Cornerstone of hacker culture Hack-A-Day has a store offering gift cards and merchandise a-plenty. In it, you'll find a Bukito portable 3D printer ($899.97), ever-popular Facedancer21 and Gootfet42, a low energy Bluetooth Arduino microcontroller called the Lightblue Bean, and the pocket-sized open source robot arm, Mearm.
Hackers 20th Anniversary Blu-Ray Edition
Hack the planet! The 20th anniversary of influential 1995 cyberpunk film "Hackers" was this year, and this cult classic got a special edition Blu-ray release, making it the must-have for the hackers in your life. The 20th anniversary "Hackers" Blu-ray features an hour-long "making of" documentary, rich video and audio transfer for the film itself, and interviews with: Cast members Matthew Lillard, Fisher Stevens, and Penn Jillette; hacking consultants Nicholas Jarecki and Emmanuel Goldstein; Director Iain Softley, and many more involved with the film's production and style.
A Hacker's hope for better sleep: The Re-Timer
Hackers are increasingly hacking themselves to make their own systems run better, and one thing hackers struggle with is their sleep cycles and feeling rested. Something that can help out is the Re-Timer ($299), a retro-future looking set of glasses and kit that adjusts the circadian rhythm and suppresses the body's production of melatonin (the sleepy hormone our bodies produce which makes us feel tired). Based on 25 years of research and on the market worldwide for three years, the Re-Timer has its own jet lag calculator app, as well as its Sleep App for Fitbit that makes a customized schedule based on actual sleep tracked.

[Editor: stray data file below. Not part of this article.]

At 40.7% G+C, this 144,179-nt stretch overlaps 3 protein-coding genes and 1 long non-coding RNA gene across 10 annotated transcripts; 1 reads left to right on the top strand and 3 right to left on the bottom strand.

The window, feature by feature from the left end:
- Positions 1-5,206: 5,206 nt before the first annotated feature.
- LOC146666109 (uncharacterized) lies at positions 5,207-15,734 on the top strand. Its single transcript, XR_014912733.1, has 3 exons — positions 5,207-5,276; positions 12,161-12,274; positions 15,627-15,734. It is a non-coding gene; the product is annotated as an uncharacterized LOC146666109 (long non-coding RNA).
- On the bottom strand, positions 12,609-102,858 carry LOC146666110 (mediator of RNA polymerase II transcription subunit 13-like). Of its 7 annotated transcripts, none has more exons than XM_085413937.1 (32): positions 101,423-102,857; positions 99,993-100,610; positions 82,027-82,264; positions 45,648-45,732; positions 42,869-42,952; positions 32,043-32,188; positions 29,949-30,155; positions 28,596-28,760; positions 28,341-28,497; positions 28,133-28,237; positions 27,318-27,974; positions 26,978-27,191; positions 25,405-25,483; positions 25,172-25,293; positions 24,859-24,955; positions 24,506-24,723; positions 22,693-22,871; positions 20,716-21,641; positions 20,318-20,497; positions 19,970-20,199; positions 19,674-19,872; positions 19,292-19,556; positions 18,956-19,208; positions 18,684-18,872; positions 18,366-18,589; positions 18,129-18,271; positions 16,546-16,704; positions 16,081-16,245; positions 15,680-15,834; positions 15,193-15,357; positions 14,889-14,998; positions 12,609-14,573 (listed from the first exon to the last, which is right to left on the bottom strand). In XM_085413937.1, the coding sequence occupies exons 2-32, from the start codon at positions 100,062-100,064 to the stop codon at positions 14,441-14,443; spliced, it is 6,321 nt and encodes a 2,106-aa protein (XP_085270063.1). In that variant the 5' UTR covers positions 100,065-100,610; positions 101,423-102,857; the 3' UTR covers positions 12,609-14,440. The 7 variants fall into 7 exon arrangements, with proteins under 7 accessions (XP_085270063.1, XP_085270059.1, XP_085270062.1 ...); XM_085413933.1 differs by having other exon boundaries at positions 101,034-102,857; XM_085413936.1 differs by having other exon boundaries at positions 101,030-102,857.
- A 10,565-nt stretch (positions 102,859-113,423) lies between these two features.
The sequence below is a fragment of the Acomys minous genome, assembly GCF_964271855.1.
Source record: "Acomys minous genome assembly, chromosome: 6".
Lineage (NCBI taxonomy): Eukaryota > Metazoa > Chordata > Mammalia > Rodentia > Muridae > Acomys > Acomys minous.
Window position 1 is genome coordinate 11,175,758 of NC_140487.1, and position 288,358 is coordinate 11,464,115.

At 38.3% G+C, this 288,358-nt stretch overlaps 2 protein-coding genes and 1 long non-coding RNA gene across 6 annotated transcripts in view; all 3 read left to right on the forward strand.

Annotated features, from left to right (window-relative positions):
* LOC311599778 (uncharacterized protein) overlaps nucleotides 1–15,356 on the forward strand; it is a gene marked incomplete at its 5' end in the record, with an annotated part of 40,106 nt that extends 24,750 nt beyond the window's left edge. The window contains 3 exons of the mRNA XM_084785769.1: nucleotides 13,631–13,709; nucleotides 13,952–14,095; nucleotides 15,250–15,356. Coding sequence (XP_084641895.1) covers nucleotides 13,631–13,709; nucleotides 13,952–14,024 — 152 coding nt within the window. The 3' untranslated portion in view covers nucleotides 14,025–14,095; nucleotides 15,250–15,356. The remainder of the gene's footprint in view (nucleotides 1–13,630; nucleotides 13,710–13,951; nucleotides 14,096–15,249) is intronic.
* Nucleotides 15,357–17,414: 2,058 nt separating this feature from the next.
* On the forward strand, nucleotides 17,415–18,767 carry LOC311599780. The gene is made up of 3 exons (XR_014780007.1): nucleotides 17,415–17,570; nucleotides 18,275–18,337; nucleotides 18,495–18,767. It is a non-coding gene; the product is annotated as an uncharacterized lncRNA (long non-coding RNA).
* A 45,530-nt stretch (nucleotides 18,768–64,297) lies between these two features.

USB Rubber Ducky Deluxe and LAN Turtle
A longtime favorite with hackers, penetration testers and IT professionals, the USB Rubber Ducky Deluxe ($42.99)is a cross-platform (Windows, Mac, Linux, Android) testing and experimentation device that is detected as a keyboard -- imagine the possibilities. This stocking stuffer pairs well with its animal friend LAN Turtle ($50), a covert sysadmin and pentest tool for remote access, network intel gathering, and man-in-the-middle monitoring through a simple graphic shell (all in a generic USB ethernet adapter case).
TechShop Gift Certificate
Give the gift of hacking and making: A gift certificate to a TechShop. "Part fabrication and prototyping studio, part hackerspace and part learning center, TechShop provides access to over $1 million worth of professional equipment and software. We offer comprehensive instruction and expert staff to ensure you have a safe, meaningful and rewarding experience." There are TechShops in Arizona, California, Michigan, Missouri, Pennsylvania, Texas, and Virginia/Washington, D.C. (some states have multiple locations). Future locations include St. Louis, MO and Paris, France.
Products to avoid
If you see these products, run! You're better off with a lump of coal. Don't waste precious holiday money on "snake oil" privacy and security products like these:
- iGuardian (now SHIELD)
- Sever: The Anti-Villain Box
Image credits: Adafruit, Cyber Attribution, 21 Bitcoin Computer, Rift Recon, Inverse Path, Hack-A-Day, CNET, Re-Timer Press Kit, Hak5, TechShop San Francisco.